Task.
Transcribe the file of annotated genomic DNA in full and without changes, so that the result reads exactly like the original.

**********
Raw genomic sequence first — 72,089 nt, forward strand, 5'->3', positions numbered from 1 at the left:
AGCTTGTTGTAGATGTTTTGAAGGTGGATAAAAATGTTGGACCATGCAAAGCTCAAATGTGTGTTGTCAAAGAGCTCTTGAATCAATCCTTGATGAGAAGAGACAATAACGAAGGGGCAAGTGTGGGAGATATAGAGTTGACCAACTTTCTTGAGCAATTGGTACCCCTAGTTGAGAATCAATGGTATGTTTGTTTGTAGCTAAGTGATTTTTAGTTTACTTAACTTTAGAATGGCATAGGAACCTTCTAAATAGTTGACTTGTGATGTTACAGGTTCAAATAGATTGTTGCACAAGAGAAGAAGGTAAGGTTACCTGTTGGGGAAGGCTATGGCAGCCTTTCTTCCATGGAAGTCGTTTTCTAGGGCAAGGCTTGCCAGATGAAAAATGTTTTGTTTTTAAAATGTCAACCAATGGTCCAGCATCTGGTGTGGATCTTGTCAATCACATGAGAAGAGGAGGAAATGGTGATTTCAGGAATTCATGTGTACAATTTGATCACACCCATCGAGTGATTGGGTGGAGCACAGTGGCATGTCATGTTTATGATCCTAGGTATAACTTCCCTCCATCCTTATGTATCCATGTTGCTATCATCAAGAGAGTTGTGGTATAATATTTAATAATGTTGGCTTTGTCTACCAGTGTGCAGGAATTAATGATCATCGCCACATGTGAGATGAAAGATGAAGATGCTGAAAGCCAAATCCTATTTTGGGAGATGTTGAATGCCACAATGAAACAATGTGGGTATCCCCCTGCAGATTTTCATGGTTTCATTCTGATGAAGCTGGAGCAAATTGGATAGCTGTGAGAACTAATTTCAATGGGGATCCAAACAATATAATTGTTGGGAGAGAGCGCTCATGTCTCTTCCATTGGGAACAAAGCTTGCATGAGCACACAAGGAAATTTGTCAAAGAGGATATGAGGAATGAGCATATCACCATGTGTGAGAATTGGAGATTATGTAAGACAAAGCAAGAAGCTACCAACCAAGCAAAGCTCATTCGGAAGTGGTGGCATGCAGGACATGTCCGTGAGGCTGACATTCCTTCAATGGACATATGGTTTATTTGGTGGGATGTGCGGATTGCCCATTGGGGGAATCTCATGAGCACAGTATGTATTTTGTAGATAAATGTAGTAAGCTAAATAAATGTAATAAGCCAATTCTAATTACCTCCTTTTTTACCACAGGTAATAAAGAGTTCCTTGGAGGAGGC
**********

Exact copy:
Raw genomic sequence first — 72,089 nt, forward strand, 5'->3', positions numbered from 1 at the left:
AGCTTGTTGTAGATGTTTTGAAGGTGGATAAAAATGTTGGACCATGCAAAGCTCAAATGTGTGTTGTCAAAGAGCTCTTGAATCAATCCTTGATGAGAAGAGACAATAACGAAGGGGCAAGTGTGGGAGATATAGAGTTGACCAACTTTCTTGAGCAATTGGTACCCCTAGTTGAGAATCAATGGTATGTTTGTTTGTAGCTAAGTGATTTTTAGTTTACTTAACTTTAGAATGGCATAGGAACCTTCTAAATAGTTGACTTGTGATGTTACAGGTTCAAATAGATTGTTGCACAAGAGAAGAAGGTAAGGTTACCTGTTGGGGAAGGCTATGGCAGCCTTTCTTCCATGGAAGTCGTTTTCTAGGGCAAGGCTTGCCAGATGAAAAATGTTTTGTTTTTAAAATGTCAACCAATGGTCCAGCATCTGGTGTGGATCTTGTCAATCACATGAGAAGAGGAGGAAATGGTGATTTCAGGAATTCATGTGTACAATTTGATCACACCCATCGAGTGATTGGGTGGAGCACAGTGGCATGTCATGTTTATGATCCTAGGTATAACTTCCCTCCATCCTTATGTATCCATGTTGCTATCATCAAGAGAGTTGTGGTATAATATTTAATAATGTTGGCTTTGTCTACCAGTGTGCAGGAATTAATGATCATCGCCACATGTGAGATGAAAGATGAAGATGCTGAAAGCCAAATCCTATTTTGGGAGATGTTGAATGCCACAATGAAACAATGTGGGTATCCCCCTGCAGATTTTCATGGTTTCATTCTGATGAAGCTGGAGCAAATTGGATAGCTGTGAGAACTAATTTCAATGGGGATCCAAACAATATAATTGTTGGGAGAGAGCGCTCATGTCTCTTCCATTGGGAACAAAGCTTGCATGAGCACACAAGGAAATTTGTCAAAGAGGATATGAGGAATGAGCATATCACCATGTGTGAGAATTGGAGATTATGTAAGACAAAGCAAGAAGCTACCAACCAAGCAAAGCTCATTCGGAAGTGGTGGCATGCAGGACATGTCCGTGAGGCTGACATTCCTTCAATGGACATATGGTTTATTTGGTGGGATGTGCGGATTGCCCATTGGGGGAATCTCATGAGCACAGTATGTATTTTGTAGATAAATGTAGTAAGCTAAATAAATGTAATAAGCCAATTCTAATTACCTCCTTTTTTACCACAGGTAATAAAGAGTTCCTTGGAGGAGGC